A pointer to the “forgiving spirit” of Nigerians, or what another front-line activist during the struggle, Nobel Laureate, Prof. Wole Soyinka, called the peoples’ collective amnesia, is the fact that many of all those who were fingered in the annulment continue to play dominant roles in the nation’s politics.
The list of the collaborators, which of course included the then Military President, Ibrahim Babangida, who fell short of apologising to Nigerians when he assumed responsibility for the annulment and its aftermath, is a peep into who is who in the country’s military and political circles.
Curiously, many of those on the list, in a manner that showed the peculiarity of Nigeria’s political space and the ability of the senior citizens to continue being relevant despite space and time, are still walking the inner corridors of power.
This has put a big question on the possibility of the country’s authorities in recognising those who suffered for the cause of June 12, particularly Abiola and his wife, Kudirat who was gunned down in the streets of Lagos by suspected agents of the regime of the late Gen. Sani Abacha which sustained the annulment.
All requests to recognise Abiola and confer on him, posthumously, the status of a former President, and name a national monument to immortalise him, have met a brickwall, no thanks to the effects of the negative propaganda of the collaborating elite, to dress June 12 in the garb of a sectional struggle.
Despite the stumbling block, Nigerians continue to agitate for that state recognition and the promotion of the ideal of June 12, which has come to mean removal of ethnic and religious sentiments in the conduct of the country’s affairs.
As the nation celebrates another anniversary of the election today, many Nigerians have again spoken along that line especially as the new administration of President Muhammadu Buhari is settling down.
Reacting on the relevance of the event to the present democratic setting, former Senate Minority Leader, Dr. Olorunimbe Mamora, said the pan-Nigeria mandate given to Abiola was tantamount to what Buhari got during the last general elections.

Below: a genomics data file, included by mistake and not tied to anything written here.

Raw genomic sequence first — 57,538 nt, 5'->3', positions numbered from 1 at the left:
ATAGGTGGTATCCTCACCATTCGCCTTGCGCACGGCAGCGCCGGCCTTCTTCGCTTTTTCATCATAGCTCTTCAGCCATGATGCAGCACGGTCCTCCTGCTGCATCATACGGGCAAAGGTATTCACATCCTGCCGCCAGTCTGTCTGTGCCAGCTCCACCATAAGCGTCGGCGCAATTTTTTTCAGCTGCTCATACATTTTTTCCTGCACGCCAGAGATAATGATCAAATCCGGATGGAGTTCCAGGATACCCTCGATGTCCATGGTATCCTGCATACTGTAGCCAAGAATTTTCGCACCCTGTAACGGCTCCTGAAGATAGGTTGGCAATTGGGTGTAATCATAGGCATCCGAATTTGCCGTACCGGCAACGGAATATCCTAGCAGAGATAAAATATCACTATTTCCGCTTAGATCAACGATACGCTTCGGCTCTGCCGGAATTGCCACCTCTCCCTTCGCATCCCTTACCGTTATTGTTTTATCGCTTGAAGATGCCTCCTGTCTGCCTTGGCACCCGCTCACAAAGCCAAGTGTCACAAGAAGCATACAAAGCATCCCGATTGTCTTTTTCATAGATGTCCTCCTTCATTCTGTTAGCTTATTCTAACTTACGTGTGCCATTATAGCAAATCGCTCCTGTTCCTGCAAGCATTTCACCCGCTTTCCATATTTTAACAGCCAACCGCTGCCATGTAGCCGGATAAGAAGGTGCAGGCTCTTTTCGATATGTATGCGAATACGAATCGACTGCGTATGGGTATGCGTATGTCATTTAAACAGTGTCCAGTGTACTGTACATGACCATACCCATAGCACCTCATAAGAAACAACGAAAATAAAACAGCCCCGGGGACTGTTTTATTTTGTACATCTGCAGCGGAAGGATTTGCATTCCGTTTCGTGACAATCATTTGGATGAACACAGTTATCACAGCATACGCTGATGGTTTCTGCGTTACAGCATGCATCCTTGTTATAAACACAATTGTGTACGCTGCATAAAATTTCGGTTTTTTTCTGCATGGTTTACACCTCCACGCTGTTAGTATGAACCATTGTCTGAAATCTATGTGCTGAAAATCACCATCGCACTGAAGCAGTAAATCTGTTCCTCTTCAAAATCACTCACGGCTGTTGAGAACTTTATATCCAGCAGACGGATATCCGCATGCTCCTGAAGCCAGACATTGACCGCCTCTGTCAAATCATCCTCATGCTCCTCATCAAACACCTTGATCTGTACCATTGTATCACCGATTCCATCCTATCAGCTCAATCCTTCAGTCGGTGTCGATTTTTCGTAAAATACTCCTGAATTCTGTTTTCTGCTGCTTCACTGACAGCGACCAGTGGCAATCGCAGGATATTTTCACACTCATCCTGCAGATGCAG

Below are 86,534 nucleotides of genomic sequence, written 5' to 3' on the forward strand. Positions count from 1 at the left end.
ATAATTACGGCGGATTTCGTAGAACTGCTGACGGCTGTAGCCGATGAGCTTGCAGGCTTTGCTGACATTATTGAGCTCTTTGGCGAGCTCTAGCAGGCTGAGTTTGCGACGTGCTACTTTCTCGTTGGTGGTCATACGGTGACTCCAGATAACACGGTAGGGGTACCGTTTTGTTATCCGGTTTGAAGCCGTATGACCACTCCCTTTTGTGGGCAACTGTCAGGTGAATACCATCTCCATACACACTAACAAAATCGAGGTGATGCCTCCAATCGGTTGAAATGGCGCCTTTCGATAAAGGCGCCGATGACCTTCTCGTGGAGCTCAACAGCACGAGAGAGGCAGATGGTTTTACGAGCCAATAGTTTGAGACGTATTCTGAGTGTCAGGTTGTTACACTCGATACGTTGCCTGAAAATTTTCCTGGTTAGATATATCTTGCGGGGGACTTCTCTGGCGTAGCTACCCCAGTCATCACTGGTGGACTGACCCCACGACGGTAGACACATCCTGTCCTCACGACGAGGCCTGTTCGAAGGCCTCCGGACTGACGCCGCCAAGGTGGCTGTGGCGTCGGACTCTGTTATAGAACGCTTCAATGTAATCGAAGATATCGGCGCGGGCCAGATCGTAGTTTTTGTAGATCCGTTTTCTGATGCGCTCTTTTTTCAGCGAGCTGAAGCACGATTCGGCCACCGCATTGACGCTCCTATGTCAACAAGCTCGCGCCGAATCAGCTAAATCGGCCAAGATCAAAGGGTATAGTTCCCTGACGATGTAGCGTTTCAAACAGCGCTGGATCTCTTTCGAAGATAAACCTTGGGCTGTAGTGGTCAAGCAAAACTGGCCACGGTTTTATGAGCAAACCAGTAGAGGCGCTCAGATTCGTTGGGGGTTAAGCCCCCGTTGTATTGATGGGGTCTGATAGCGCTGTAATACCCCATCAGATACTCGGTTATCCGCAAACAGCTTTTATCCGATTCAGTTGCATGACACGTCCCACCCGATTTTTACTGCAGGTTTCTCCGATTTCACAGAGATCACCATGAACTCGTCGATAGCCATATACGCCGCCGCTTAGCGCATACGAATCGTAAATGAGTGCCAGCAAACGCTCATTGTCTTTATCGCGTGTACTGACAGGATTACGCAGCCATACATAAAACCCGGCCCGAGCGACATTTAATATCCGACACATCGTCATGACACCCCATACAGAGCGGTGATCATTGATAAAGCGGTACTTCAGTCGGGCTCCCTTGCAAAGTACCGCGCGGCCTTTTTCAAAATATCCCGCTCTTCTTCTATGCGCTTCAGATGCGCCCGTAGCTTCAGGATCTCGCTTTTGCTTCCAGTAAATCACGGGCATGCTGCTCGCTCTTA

According to him, “it was in the same line Nigerians overwhelmingly voted for Abiola in order to end the long time reign of military administration in the country that we all voted for Buhari to oust former President Goodluck Jonathan and the Peoples Democratic Party (PDP) from power.
“It is true that the situation in 1993 was entirely different from what we have in the country today. It is however important to know that the collective decisions, will and determination of Nigerians that culminated into Abiola’s victory, despite the fact that his mandate was a Muslim/Muslim ticket also played out in the Buhari’s victory.”
Secretary of the United Niger Delta Energy Development Security Strategy (UNDEDSS), Mr. Tony Uranta, said June 12 stood for justice, equity and unity and as far as those things were done in the Nigeria polity; the spirit of the annulled election would have been fulfilled.
He, however, called on the Buhari administration to declare June 12 as the Democracy Day and not May 29 and Abiola as elected president of the country and accord him all the necessary benefits.
National Coordinator, Oodua Peoples Congress (OPC), Otunba Gani Adams said the 1993 election laid a solid foundation that should have been followed by subsequent polls but for the absolute failure of politicians to develop and embrace a nationalistic formula that creates an overall appeal in practically all the states and regions of the country.
He contended that it was more of the money politics as against the all-embracing formula that would almost guarantee some level of acceptance across board.
He also joined in the call on Buhari to honour June 12 and the acclaimed winner of the election, adding: “Whatever honour or recognition given to June 12 is not only about Abiola but to all Nigerians and particularly those that lost their lives and relatives during the election.”
Comparing the June 12 polls with the 2015 exercise, Adams said the former still has its unique aspect, which is not yet matched by any other election held after or before it.